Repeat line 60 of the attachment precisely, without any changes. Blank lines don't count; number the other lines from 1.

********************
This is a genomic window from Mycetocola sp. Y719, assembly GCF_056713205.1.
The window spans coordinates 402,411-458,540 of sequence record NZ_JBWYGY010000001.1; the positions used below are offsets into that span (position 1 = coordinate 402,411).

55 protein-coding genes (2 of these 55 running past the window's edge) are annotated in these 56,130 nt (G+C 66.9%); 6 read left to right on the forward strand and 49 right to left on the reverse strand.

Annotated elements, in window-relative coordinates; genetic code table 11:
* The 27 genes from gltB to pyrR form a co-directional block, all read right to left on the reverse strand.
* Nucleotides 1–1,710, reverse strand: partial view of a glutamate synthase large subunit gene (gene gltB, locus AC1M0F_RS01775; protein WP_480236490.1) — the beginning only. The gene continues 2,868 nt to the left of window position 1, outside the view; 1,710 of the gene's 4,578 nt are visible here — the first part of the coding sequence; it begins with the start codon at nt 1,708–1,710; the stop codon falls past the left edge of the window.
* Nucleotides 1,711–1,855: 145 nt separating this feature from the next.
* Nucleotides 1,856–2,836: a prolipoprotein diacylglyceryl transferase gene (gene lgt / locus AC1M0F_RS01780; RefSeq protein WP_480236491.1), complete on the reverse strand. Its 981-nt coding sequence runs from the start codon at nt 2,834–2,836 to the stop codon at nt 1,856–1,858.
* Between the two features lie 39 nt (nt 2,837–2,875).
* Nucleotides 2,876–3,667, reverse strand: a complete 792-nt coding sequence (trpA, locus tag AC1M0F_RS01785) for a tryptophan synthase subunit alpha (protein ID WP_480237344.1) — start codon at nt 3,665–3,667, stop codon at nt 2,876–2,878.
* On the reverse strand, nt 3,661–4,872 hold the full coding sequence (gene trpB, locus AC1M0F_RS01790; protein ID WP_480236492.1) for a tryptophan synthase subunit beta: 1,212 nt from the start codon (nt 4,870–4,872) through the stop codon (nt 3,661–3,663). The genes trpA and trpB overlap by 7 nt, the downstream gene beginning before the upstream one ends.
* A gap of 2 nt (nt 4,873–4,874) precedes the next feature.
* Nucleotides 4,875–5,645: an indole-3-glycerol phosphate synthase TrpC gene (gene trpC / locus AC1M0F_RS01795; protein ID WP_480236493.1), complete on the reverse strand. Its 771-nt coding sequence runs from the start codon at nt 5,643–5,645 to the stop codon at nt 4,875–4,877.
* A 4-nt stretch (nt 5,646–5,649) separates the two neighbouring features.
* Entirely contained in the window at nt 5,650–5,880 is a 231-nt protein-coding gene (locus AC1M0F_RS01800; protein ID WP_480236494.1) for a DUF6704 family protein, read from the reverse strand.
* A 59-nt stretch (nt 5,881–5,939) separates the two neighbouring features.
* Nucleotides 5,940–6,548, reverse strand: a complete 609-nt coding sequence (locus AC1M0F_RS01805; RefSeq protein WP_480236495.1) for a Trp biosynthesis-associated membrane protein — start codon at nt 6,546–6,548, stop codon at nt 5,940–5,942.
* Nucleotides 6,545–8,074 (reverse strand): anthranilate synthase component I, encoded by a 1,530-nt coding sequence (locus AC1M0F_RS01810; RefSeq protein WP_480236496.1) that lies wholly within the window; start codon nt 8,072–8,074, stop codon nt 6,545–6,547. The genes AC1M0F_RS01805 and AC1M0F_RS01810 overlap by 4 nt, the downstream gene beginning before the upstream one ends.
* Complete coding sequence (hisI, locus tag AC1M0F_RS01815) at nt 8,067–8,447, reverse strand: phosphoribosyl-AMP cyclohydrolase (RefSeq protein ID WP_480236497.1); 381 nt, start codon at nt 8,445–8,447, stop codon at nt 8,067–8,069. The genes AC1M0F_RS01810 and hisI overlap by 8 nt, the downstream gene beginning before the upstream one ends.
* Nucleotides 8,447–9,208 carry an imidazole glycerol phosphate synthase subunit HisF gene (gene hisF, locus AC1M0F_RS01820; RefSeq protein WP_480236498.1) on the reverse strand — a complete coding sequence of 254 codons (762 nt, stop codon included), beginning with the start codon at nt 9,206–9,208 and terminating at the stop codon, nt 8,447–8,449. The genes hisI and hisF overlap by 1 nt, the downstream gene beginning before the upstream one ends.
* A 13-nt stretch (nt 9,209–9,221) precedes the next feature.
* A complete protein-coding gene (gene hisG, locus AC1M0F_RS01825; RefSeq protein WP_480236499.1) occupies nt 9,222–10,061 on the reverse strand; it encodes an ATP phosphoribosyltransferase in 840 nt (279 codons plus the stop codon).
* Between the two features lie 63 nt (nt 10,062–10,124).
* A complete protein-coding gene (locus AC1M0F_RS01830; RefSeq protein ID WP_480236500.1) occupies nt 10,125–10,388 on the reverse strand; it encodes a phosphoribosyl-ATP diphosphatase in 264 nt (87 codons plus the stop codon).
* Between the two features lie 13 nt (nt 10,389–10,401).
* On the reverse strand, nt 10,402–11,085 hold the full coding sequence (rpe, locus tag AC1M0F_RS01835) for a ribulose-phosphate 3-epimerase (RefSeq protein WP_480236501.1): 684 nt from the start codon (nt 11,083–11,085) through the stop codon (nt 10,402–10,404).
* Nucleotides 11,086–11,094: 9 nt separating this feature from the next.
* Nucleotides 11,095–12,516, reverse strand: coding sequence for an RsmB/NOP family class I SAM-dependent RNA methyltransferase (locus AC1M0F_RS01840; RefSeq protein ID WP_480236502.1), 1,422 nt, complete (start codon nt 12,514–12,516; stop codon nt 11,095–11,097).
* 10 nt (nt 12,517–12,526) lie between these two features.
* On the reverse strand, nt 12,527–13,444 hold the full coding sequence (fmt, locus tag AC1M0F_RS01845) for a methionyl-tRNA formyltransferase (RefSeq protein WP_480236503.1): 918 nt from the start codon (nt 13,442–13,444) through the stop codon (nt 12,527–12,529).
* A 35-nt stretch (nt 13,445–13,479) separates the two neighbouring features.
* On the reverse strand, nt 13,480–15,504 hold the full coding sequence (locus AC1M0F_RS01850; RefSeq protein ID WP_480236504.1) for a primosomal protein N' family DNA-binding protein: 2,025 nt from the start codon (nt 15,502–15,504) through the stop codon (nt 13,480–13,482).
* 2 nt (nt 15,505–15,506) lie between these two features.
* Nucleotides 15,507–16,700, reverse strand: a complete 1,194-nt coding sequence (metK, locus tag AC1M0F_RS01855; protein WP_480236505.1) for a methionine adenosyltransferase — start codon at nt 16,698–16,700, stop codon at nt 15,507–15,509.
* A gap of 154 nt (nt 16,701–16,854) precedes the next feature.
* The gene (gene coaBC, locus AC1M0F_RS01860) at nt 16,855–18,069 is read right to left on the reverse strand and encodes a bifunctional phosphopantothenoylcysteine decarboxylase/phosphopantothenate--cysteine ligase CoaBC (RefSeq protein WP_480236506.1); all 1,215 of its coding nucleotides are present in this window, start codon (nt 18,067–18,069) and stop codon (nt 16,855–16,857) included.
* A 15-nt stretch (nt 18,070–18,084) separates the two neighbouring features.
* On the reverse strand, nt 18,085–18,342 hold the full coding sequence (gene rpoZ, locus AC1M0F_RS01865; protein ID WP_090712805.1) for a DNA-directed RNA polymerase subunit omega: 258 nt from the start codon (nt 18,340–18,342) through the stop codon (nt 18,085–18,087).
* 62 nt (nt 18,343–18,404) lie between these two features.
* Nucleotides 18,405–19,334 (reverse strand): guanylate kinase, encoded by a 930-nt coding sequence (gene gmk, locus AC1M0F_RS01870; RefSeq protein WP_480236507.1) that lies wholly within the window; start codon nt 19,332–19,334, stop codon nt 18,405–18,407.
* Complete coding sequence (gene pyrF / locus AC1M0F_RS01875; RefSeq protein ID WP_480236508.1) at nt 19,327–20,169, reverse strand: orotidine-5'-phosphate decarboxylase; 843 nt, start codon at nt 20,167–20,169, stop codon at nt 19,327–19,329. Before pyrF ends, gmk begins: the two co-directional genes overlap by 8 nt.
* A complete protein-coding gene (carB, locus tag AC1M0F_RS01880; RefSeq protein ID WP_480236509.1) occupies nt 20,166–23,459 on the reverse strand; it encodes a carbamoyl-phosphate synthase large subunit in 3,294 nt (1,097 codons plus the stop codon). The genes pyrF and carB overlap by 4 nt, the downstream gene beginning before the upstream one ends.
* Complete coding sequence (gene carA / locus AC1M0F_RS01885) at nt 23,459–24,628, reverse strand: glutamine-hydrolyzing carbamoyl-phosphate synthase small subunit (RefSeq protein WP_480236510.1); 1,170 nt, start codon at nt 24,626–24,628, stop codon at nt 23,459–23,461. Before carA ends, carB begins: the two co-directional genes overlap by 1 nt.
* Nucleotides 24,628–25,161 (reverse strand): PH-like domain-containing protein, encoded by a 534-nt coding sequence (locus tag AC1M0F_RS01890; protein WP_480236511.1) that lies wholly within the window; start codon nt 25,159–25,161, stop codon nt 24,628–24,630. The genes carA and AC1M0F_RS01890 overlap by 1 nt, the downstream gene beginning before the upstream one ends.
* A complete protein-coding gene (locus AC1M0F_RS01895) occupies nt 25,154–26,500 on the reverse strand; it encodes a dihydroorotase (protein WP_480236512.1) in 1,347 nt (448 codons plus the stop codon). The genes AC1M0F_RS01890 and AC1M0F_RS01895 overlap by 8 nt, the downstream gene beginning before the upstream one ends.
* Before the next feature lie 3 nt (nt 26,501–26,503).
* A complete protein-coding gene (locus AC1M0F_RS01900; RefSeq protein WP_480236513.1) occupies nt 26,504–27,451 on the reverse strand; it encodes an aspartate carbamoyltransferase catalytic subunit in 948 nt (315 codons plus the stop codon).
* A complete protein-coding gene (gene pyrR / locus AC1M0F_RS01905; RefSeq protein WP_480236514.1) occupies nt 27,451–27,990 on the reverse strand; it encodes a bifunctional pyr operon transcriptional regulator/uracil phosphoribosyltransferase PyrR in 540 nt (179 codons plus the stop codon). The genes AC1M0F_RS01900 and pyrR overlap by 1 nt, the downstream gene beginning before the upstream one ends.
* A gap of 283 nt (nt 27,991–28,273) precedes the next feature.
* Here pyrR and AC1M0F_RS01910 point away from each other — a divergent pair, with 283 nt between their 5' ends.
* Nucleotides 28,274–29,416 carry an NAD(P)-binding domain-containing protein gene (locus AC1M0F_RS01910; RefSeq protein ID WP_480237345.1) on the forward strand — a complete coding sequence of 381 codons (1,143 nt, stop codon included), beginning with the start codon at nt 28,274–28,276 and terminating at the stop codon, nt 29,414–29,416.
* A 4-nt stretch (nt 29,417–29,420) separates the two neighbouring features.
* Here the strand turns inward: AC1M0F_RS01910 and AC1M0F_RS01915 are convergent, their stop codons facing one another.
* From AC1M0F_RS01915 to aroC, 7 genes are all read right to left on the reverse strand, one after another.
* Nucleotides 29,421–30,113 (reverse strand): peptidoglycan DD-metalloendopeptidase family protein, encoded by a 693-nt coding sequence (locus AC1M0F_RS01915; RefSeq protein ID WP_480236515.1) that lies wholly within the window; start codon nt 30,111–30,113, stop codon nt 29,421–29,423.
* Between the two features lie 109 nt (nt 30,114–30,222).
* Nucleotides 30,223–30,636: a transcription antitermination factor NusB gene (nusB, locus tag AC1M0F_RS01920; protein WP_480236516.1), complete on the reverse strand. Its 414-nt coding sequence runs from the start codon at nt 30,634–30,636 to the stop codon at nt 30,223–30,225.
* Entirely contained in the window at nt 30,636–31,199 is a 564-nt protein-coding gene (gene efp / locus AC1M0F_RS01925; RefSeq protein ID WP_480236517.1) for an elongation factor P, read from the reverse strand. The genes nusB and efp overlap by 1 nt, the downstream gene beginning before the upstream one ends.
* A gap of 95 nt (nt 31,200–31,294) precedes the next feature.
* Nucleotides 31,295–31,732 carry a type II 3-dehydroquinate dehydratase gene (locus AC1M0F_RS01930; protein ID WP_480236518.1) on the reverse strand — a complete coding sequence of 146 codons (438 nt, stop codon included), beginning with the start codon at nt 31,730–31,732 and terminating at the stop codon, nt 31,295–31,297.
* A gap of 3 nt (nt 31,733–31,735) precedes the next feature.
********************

* Nucleotides 31,295–31,732 carry a type II 3-dehydroquinate dehydratase gene (locus AC1M0F_RS01930; protein ID WP_480236518.1) on the reverse strand — a complete coding sequence of 146 codons (438 nt, stop codon included), beginning with the start codon at nt 31,730–31,732 and terminating at the stop codon, nt 31,295–31,297.